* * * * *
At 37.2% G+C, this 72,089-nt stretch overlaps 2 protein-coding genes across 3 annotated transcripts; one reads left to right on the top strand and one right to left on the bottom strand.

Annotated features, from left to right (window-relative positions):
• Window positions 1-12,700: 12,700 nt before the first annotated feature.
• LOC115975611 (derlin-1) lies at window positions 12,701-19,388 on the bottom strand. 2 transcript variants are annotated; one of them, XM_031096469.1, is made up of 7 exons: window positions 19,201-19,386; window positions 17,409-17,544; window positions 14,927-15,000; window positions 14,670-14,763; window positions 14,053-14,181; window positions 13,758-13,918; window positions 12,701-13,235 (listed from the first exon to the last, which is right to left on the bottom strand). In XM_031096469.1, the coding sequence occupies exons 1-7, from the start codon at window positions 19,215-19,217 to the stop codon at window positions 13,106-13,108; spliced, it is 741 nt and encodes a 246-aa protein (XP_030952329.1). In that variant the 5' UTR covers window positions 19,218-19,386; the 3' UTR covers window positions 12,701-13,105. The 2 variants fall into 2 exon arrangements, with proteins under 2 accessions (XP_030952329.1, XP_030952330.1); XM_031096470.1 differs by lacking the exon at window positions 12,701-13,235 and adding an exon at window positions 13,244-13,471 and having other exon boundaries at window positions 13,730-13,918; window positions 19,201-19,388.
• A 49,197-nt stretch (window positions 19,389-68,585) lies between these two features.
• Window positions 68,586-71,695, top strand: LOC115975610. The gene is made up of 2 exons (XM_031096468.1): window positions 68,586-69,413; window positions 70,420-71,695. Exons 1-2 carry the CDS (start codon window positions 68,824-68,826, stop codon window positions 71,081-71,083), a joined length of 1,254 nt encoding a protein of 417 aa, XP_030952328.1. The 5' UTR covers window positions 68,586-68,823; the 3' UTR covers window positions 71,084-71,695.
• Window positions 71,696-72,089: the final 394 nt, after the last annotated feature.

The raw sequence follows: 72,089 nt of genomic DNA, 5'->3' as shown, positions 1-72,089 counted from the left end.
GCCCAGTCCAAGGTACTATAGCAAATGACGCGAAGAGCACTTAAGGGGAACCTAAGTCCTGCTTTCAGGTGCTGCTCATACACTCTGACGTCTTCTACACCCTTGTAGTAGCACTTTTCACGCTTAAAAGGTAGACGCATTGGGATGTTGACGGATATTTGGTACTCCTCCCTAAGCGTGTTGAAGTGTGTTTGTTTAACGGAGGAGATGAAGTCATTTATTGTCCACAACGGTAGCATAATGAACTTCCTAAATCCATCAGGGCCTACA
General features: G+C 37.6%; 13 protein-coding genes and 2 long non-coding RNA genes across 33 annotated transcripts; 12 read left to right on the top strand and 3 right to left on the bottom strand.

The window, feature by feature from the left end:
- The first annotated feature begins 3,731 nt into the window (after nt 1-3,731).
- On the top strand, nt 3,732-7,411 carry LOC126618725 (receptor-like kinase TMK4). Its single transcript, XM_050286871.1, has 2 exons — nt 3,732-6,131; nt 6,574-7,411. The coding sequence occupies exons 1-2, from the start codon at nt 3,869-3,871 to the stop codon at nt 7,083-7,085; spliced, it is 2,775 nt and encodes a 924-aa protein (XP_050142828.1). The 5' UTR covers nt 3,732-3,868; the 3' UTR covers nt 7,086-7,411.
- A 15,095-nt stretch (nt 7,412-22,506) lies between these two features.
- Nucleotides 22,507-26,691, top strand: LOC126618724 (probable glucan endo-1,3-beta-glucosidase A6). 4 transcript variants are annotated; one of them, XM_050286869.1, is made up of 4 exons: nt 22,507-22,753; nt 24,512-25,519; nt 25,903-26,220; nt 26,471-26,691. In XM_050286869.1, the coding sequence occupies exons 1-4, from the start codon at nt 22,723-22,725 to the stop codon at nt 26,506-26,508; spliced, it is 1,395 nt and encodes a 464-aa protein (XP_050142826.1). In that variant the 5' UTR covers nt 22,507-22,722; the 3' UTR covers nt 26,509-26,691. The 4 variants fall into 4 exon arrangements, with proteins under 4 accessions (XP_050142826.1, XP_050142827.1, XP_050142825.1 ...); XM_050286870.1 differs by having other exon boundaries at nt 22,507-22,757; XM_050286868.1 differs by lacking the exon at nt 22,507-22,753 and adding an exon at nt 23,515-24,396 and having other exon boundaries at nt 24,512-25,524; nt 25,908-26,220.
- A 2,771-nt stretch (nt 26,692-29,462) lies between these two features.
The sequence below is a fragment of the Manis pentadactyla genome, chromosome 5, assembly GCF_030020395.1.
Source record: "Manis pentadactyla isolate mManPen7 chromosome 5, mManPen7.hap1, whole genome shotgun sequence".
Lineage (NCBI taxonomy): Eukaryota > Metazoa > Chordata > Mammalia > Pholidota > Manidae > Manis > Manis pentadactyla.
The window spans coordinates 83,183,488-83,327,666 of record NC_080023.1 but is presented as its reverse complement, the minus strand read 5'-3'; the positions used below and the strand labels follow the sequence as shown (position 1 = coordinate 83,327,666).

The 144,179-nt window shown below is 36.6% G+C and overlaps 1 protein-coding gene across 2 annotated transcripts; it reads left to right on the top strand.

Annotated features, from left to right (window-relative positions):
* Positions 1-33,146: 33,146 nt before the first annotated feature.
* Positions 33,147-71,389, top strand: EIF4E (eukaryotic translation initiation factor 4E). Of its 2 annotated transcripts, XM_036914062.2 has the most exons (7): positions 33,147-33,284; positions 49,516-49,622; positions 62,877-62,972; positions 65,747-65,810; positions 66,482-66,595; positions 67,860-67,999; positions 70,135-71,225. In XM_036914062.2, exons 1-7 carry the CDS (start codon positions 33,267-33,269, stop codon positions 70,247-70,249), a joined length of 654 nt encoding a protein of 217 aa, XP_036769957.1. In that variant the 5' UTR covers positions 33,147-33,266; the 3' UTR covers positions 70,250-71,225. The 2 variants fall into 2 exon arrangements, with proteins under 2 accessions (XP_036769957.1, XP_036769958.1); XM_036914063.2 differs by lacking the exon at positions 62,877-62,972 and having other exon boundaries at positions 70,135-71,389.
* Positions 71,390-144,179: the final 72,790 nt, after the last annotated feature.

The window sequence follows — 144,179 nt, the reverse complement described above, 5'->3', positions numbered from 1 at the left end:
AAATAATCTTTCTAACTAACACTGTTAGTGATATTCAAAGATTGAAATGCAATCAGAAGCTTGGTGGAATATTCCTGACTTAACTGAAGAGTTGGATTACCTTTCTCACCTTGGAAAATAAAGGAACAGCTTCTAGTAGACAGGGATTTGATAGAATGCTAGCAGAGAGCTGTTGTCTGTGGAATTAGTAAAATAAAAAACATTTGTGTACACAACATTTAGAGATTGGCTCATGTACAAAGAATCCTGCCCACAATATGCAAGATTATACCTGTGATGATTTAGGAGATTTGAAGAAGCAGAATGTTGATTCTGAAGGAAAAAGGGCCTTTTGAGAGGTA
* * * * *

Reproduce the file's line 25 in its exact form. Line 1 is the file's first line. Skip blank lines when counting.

* Positions 71,390-144,179: the final 72,790 nt, after the last annotated feature.